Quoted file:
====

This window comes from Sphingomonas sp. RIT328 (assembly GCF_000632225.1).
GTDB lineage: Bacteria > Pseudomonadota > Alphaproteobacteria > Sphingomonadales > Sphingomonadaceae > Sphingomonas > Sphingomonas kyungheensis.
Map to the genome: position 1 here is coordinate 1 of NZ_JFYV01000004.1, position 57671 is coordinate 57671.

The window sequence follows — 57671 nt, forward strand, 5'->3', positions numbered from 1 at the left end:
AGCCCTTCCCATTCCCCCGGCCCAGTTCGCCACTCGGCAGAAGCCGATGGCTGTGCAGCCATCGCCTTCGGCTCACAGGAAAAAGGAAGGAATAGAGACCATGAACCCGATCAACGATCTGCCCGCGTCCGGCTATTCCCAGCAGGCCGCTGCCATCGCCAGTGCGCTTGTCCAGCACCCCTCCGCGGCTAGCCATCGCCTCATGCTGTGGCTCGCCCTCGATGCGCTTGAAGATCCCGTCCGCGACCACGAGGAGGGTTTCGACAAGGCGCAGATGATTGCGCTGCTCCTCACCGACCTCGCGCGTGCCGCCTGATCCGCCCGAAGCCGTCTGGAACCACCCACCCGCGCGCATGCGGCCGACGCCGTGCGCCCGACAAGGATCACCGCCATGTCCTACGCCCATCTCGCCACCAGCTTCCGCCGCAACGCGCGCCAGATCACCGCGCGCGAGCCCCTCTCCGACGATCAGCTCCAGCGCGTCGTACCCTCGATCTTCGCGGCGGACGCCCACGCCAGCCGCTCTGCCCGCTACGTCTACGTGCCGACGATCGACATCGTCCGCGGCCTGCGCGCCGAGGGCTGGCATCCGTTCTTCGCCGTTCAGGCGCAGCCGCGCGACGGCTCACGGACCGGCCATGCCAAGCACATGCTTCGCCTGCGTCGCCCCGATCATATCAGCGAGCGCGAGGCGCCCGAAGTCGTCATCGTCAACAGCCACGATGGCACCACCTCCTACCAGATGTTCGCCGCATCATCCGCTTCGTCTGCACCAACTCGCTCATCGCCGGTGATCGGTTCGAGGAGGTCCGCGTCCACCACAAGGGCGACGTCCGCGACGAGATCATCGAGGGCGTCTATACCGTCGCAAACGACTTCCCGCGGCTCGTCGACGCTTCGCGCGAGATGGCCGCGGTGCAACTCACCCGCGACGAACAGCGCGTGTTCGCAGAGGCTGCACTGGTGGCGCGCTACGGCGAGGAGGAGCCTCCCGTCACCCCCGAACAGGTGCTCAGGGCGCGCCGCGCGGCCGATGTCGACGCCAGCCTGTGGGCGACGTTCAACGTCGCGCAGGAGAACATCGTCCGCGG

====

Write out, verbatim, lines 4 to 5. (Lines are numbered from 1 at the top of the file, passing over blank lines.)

The window sequence follows — 57671 nt, forward strand, 5'->3', positions numbered from 1 at the left end:
AGCCCTTCCCATTCCCCCGGCCCAGTTCGCCACTCGGCAGAAGCCGATGGCTGTGCAGCCATCGCCTTCGGCTCACAGGAAAAAGGAAGGAATAGAGACCATGAACCCGATCAACGATCTGCCCGCGTCCGGCTATTCCCAGCAGGCCGCTGCCATCGCCAGTGCGCTTGTCCAGCACCCCTCCGCGGCTAGCCATCGCCTCATGCTGTGGCTCGCCCTCGATGCGCTTGAAGATCCCGTCCGCGACCACGAGGAGGGTTTCGACAAGGCGCAGATGATTGCGCTGCTCCTCACCGACCTCGCGCGTGCCGCCTGATCCGCCCGAAGCCGTCTGGAACCACCCACCCGCGCGCATGCGGCCGACGCCGTGCGCCCGACAAGGATCACCGCCATGTCCTACGCCCATCTCGCCACCAGCTTCCGCCGCAACGCGCGCCAGATCACCGCGCGCGAGCCCCTCTCCGACGATCAGCTCCAGCGCGTCGTACCCTCGATCTTCGCGGCGGACGCCCACGCCAGCCGCTCTGCCCGCTACGTCTACGTGCCGACGATCGACATCGTCCGCGGCCTGCGCGCCGAGGGCTGGCATCCGTTCTTCGCCGTTCAGGCGCAGCCGCGCGACGGCTCACGGACCGGCCATGCCAAGCACATGCTTCGCCTGCGTCGCCCCGATCATATCAGCGAGCGCGAGGCGCCCGAAGTCGTCATCGTCAACAGCCACGATGGCACCACCTCCTACCAGATGTTCGCCGCATCATCCGCTTCGTCTGCACCAACTCGCTCATCGCCGGTGATCGGTTCGAGGAGGTCCGCGTCCACCACAAGGGCGACGTCCGCGACGAGATCATCGAGGGCGTCTATACCGTCGCAAACGACTTCCCGCGGCTCGTCGACGCTTCGCGCGAGATGGCCGCGGTGCAACTCACCCGCGACGAACAGCGCGTGTTCGCAGAGGCTGCACTGGTGGCGCGCTACGGCGAGGAGGAGCCTCCCGTCACCCCCGAACAGGTGCTCAGGGCGCGCCGCGCGGCCGATGTCGACGCCAGCCTGTGGGCGACGTTCAACGTCGCGCAGGAGAACATCGTCCGCGG